After the serious retro style gaming and the survival suspense gaming I did last week I was really looking forward to trying something with a lighter tone. Which is why the game So Many Me grabbed my attention. The game is a platformer in the Super Mario World style and is described thusly:
“You play as an unassuming green blob named Filo, who has an incredible ability: to control his many, many clones — referred to as the `ME’. These clones possess all sorts of fun abilities that can be used to solve puzzles throughout the game.”
So Many Me is bright, colourful and features big balloon text in its simple menus. Its appearance basically screams, “I am friendly! I am fun!”, it also looks remarkably like a game for kids with its pastel palette. And while the game will probably speak to children, with the smiling faces and goofy-looking characters, I think the puzzles in the game will engage adults too, but I’m getting ahead of myself.
The game is a fairly traditional puzzle platformer. We control a small blob creature which walks around the screen and leaps in the air. The basic idea of the game is to get our blob character from the left side of the map to the right. As we travel we jump over pits, hop on the heads of our foes and collect bonus items. This part of the game is pretty standard stuff and only really remarkable for the pretty graphics and wonderfully smooth controls.
What sets So Many Me apart is the fact that, as we explore, we discover more blobs which look just like us. These blobs, once encountered, follow us around, perfectly mimicking our movements. Basically, we have an adorable clone entourage. But here is where it gets interesting. These clones can be directed to perform special actions. Early on, for example, we can direct our clones to turn into blocks which hover in the air. These blocks can act as platforms or block incoming enemies or hold down buttons that control machines. Blocks can be turned back into ME blobs at will, making them a sort of cute Lego block that follows us around. Later in the game we collect more of these ME characters and gain additional powers, such as being able to turn ME clones into trampolines.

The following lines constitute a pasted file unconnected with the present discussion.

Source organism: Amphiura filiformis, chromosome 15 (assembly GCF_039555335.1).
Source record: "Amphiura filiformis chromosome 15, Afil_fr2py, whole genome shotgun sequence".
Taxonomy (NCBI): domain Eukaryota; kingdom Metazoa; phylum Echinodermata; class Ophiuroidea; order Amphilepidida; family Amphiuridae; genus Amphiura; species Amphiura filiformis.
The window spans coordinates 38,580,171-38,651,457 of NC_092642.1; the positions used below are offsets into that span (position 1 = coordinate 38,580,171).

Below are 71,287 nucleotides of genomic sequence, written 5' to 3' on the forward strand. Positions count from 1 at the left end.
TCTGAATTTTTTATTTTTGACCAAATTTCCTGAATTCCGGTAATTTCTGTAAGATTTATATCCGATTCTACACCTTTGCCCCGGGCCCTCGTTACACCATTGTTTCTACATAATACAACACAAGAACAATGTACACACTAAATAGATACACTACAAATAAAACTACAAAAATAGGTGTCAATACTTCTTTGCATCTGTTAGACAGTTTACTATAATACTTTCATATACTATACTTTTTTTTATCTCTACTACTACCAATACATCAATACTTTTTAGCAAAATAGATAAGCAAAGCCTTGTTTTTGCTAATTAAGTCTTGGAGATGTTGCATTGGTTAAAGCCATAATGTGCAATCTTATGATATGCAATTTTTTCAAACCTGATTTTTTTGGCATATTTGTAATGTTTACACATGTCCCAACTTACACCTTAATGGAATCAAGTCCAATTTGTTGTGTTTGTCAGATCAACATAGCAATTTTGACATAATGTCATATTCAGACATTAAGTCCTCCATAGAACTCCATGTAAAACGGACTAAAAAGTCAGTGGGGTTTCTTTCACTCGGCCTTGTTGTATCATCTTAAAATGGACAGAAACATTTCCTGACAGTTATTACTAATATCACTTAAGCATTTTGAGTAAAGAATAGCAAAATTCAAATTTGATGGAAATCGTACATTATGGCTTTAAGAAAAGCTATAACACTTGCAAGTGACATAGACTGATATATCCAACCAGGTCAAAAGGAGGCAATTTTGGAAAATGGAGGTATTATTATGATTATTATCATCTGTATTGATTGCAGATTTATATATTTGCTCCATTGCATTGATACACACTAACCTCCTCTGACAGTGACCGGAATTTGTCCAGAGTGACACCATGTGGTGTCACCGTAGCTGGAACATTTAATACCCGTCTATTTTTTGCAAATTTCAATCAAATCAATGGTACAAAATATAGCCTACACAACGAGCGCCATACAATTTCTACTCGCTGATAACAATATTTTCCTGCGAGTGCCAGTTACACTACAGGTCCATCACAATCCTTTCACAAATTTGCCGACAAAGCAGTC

Apart from this great gimmick of turning our clones into blocks and back again, the game has some really well constructed puzzles. There are all sorts of buttons, force fields, moving platforms and the occasional foe to dodge or manipulate. This makes the game resemble a happier, 2-D version of Portal at times, where we need to put blocks on certain buttons to advance. I also liked that the game allows us more than one way to get through some areas. At first I was playing just to get through the levels, taking a direct route from the beginning to the end. In doing so I missed some of the bonuses and went back to collect more ME units and items. In exploring the levels more I found some more puzzles and, in some cases, found there were multiple ways to approach challenges. This gives the game some replayability.
So Many Me might be designed for kids more than adults, but I had a great time with it. The game has the simple charm of classic platform games like Super Mario with the puzzle solving of games like Portal and the exploration factor of games such as Trine. This, along with smooth controls and bright graphics makes So Many Me a lot of fun and I highly recommend it for both kids and kids-at-heart.
Have an open source game you would like to see reviewed? E-mail me your suggestion at firstname.lastname@example.org